Johan Sverdrup Phase 2 - Equinor

Spanish yard set to deliver Johan Sverdrup module

Spanish state-owned shipbuilding company Navantia has completed and is ready to deliver a platform topside module built for the Equinor-operated Johan Sverdrup field located offshore Norway.

Johan Sverdrup Phase 2; Credit: Equinor

Aibel in December 2018 awarded a contract to Navantia for the construction of an HVDC substation module for the Johan Sverdrup phase 2 project.

Aibel is in charge of building the P2 platform topsides for the Johan Sverdrup field so it awarded the contract to Navantia to build one of the three modules in which the topside section of the platform was divided.

The approx. 4000 t heavy module was built at the Navantia Puerto Real yard. The first steel for the module was cut in early August 2019.

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Following 14 months of intense work, Navantia said in an update on Wednesday it will deliver the HVDC module to Equinor and Aibel on Monday, 26 October 2020.

The delivery ceremony will be held at the dock of the Puerto Real shipyard and the module will head to its destination the following day.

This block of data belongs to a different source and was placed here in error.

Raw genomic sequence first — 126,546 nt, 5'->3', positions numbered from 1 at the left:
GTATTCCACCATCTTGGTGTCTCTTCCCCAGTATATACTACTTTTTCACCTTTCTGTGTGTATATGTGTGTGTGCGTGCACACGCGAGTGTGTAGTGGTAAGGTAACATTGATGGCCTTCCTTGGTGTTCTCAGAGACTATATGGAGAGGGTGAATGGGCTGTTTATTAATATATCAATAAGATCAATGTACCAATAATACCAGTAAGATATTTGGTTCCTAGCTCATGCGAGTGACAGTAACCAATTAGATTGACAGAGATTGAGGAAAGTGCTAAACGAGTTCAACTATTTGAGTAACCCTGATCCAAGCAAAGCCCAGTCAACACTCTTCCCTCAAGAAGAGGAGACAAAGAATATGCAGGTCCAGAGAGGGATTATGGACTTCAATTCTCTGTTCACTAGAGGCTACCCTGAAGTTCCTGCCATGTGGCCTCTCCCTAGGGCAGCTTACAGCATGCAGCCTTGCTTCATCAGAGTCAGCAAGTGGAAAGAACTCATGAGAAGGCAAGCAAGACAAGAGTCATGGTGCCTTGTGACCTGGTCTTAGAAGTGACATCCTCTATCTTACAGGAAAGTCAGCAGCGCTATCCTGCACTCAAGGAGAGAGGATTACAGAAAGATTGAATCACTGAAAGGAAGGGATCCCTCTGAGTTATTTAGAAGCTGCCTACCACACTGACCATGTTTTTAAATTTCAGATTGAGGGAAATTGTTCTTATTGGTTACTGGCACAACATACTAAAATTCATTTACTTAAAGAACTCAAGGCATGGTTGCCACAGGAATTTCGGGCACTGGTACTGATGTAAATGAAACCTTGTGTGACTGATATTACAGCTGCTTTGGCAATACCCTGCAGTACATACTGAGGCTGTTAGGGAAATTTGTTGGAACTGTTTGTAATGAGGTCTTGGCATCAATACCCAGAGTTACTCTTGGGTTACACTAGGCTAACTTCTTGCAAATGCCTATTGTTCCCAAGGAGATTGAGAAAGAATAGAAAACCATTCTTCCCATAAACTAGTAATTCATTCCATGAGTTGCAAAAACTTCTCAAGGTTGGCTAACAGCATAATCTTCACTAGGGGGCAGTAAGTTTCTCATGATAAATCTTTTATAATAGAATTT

Johan Sverdrup is the biggest field development on the Norwegian continental shelf since the 1980s.

The plan for development and operation (PDO) of the second phase of the field development was formally approved by Norwegian authorities on 15 May 2019.

The construction of the field’s second processing platform started on the same day at Aibel’s yard in Haugesund.

The second processing platform (P2) will extend production capacity on the field from 440,000 to 660,000 barrels of oil per day after startup, which is planned for 2022.

The second development phase has a capital expenditure of NOK 41 billion. In addition to the construction of a new processing platform, the development also includes modifications of the riser platform, five subsea systems, and preparations for power supply from shore to the Utsira High in 2022.

The Johan Sverdrup field is powered from shore, placing it among the oil and gas fields with the lowest CO2 emissions in the world.

In the second phase, the field will also supply shore power to other fields on the Utsira High, including the Edvard Grieg, Gina Krog and Ivar Aasen fields.

Emission reductions from Johan Sverdrup alone are estimated at more than 620,000 tonnes of CO2 on average per year, corresponding to annual emissions from 310,000 private cars.